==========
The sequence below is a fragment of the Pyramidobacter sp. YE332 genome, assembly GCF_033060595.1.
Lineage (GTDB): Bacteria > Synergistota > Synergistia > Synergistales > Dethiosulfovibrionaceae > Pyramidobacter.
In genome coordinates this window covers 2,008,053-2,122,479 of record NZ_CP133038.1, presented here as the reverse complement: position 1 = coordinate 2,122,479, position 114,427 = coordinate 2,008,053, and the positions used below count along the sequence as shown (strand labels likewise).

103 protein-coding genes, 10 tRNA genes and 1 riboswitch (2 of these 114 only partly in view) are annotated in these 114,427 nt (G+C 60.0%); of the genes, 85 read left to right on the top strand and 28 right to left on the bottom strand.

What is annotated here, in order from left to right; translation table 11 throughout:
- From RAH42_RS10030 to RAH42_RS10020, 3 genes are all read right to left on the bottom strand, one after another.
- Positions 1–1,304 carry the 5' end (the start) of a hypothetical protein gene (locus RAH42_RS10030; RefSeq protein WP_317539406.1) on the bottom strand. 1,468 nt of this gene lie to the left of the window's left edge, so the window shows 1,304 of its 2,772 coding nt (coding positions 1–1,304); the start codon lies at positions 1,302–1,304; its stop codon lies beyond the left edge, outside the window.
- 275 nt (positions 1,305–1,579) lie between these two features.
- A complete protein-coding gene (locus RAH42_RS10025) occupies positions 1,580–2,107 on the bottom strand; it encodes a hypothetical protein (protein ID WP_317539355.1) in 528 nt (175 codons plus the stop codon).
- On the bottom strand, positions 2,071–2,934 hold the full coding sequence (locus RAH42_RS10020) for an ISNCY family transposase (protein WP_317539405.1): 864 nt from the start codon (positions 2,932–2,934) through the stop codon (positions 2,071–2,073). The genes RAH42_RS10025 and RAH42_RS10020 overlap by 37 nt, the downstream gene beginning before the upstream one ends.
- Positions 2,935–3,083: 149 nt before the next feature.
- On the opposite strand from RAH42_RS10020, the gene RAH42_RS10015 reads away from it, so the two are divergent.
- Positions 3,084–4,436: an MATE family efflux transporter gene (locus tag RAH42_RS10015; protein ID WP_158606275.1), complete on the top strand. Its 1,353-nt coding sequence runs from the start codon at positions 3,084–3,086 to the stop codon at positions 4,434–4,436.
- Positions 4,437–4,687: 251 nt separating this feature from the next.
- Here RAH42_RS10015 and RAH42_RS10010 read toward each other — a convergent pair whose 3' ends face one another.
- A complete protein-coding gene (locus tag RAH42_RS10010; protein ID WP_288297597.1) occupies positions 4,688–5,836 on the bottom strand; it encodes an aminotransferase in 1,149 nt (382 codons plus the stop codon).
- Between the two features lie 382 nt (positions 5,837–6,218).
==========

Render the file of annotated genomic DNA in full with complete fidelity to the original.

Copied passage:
The sequence below is a fragment of the Pyramidobacter sp. YE332 genome, assembly GCF_033060595.1.
Lineage (GTDB): Bacteria > Synergistota > Synergistia > Synergistales > Dethiosulfovibrionaceae > Pyramidobacter.
In genome coordinates this window covers 2,008,053-2,122,479 of record NZ_CP133038.1, presented here as the reverse complement: position 1 = coordinate 2,122,479, position 114,427 = coordinate 2,008,053, and the positions used below count along the sequence as shown (strand labels likewise).

103 protein-coding genes, 10 tRNA genes and 1 riboswitch (2 of these 114 only partly in view) are annotated in these 114,427 nt (G+C 60.0%); of the genes, 85 read left to right on the top strand and 28 right to left on the bottom strand.

What is annotated here, in order from left to right; translation table 11 throughout:
- From RAH42_RS10030 to RAH42_RS10020, 3 genes are all read right to left on the bottom strand, one after another.
- Positions 1–1,304 carry the 5' end (the start) of a hypothetical protein gene (locus RAH42_RS10030; RefSeq protein WP_317539406.1) on the bottom strand. 1,468 nt of this gene lie to the left of the window's left edge, so the window shows 1,304 of its 2,772 coding nt (coding positions 1–1,304); the start codon lies at positions 1,302–1,304; its stop codon lies beyond the left edge, outside the window.
- 275 nt (positions 1,305–1,579) lie between these two features.
- A complete protein-coding gene (locus RAH42_RS10025) occupies positions 1,580–2,107 on the bottom strand; it encodes a hypothetical protein (protein ID WP_317539355.1) in 528 nt (175 codons plus the stop codon).
- On the bottom strand, positions 2,071–2,934 hold the full coding sequence (locus RAH42_RS10020) for an ISNCY family transposase (protein WP_317539405.1): 864 nt from the start codon (positions 2,932–2,934) through the stop codon (positions 2,071–2,073). The genes RAH42_RS10025 and RAH42_RS10020 overlap by 37 nt, the downstream gene beginning before the upstream one ends.
- Positions 2,935–3,083: 149 nt before the next feature.
- On the opposite strand from RAH42_RS10020, the gene RAH42_RS10015 reads away from it, so the two are divergent.
- Positions 3,084–4,436: an MATE family efflux transporter gene (locus tag RAH42_RS10015; protein ID WP_158606275.1), complete on the top strand. Its 1,353-nt coding sequence runs from the start codon at positions 3,084–3,086 to the stop codon at positions 4,434–4,436.
- Positions 4,437–4,687: 251 nt separating this feature from the next.
- Here RAH42_RS10015 and RAH42_RS10010 read toward each other — a convergent pair whose 3' ends face one another.
- A complete protein-coding gene (locus tag RAH42_RS10010; protein ID WP_288297597.1) occupies positions 4,688–5,836 on the bottom strand; it encodes an aminotransferase in 1,149 nt (382 codons plus the stop codon).
- Between the two features lie 382 nt (positions 5,837–6,218).